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Profiling the NVIDIA RTX cards

You’ve seen the future of ray tracing and GPU rendering. Now learn how the GeForce RTX cards performed in Vlado’s benchmarking experiments, and what it means.



This is a follow-up blog post to our RTX ray tracing post. When we wrote our original blog post, the GeForce RTX cards were just announced, but we couldn’t share any specific benchmark results because the cards were not yet officially released.

Now that the cards are released, we can share the results from our experiments. We will only show results for the GeForce RTX 2080 and GeForce RTX 2080 Ti cards, along with the previous generation GeForce GTX 1080 Ti, as these are the top of the line.

All recent versions of V-Ray GPU already run on the new cards without problems, although they do not take advantage of the new RT Cores yet; we are working on this and you can read about our experiments below.

For these benchmarks we used the following scenes (some of the Evermotion scenes are modified from their originals):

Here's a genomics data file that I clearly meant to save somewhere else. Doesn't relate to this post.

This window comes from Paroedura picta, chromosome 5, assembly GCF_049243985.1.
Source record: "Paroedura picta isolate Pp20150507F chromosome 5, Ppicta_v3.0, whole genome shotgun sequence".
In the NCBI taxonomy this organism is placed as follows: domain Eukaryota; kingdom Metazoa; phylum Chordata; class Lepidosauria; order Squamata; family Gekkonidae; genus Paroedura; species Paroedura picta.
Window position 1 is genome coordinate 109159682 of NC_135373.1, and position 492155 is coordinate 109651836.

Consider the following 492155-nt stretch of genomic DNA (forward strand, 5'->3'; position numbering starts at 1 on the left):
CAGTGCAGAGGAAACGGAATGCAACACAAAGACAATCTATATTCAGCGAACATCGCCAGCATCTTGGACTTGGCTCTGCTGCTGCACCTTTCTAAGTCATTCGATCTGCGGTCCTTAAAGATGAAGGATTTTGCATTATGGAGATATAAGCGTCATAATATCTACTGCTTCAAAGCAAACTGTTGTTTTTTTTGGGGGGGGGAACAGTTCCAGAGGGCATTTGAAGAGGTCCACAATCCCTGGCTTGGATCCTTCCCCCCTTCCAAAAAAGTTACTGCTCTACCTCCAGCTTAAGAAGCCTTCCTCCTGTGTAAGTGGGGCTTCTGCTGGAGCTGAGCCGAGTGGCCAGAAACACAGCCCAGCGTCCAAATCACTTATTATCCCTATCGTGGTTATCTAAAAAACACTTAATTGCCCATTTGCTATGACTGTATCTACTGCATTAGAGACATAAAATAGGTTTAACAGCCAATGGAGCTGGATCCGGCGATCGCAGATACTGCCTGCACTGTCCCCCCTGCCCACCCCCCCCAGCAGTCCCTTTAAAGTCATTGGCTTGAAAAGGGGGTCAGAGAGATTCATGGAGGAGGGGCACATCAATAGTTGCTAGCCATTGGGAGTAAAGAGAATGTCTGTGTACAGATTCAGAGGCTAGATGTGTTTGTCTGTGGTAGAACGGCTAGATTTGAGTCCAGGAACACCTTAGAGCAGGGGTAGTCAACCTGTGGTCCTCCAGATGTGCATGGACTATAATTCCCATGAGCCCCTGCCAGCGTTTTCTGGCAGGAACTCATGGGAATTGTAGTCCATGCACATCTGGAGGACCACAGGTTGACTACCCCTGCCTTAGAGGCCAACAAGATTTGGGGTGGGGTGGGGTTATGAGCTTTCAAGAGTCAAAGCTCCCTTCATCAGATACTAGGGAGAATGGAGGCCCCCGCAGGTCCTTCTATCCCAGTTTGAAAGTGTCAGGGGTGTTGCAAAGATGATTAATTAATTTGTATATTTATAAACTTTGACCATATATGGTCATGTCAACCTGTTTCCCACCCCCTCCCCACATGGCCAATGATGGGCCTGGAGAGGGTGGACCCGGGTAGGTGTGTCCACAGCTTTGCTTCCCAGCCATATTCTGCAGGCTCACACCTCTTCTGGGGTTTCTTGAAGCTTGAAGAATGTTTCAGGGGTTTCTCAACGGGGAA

ArchInteriors 13, scene 8

White room

ArchInteriors 13, scene 11

ArchExteriors 25, scene 2

ArchInteriors 33, scene 8

Lake Lavina

CUDA performance

For this first set of tests, we used the regular CUDA version of V-Ray GPU Next, which doesn’t use the RT Cores yet. We measured the pure CUDA performance of the RTX 2080 and RTX 2080 Ti cards and compared them to the GeForce GTX 1080 Ti, which is quite popular for GPU rendering right now.

As can be seen from these tests, the RTX 2080 and RTX 2080 Ti are usually faster than the previous generation GTX 1080 Ti. When comparing just the Ti cards, the results show that the Turing generation cards provide 1.52x speedup on average compared to the previous Pascal generation. These are the results you will get from the shipping versions of V-Ray Next.


RT Core performance

While we don’t have official builds supporting RT Core yet, we have been working with NVIDIA for quite some time to prepare V-Ray GPU for the new hardware. Currently, the RT Core support in our unreleased V-Ray GPU is based on OptiX, and an RT Core-enabled official release of OptiX is not yet available, so release builds of V-Ray GPU with RT Core support are still some time away. We can still do some performance testing with what we have today, but keep in mind that final performance will probably improve.

The tests below use an internal build of V-Ray GPU with RT Core support enabled. There are still many improvements that we expect will allow us to increase performance further.

For the three scenes, the RT Cores provide a speedup of 1.78x, 1.53x and 1.47x respectively compared to the pure CUDA version. We expect these results to get better as we get closer to the official builds in the coming months.


DXR performance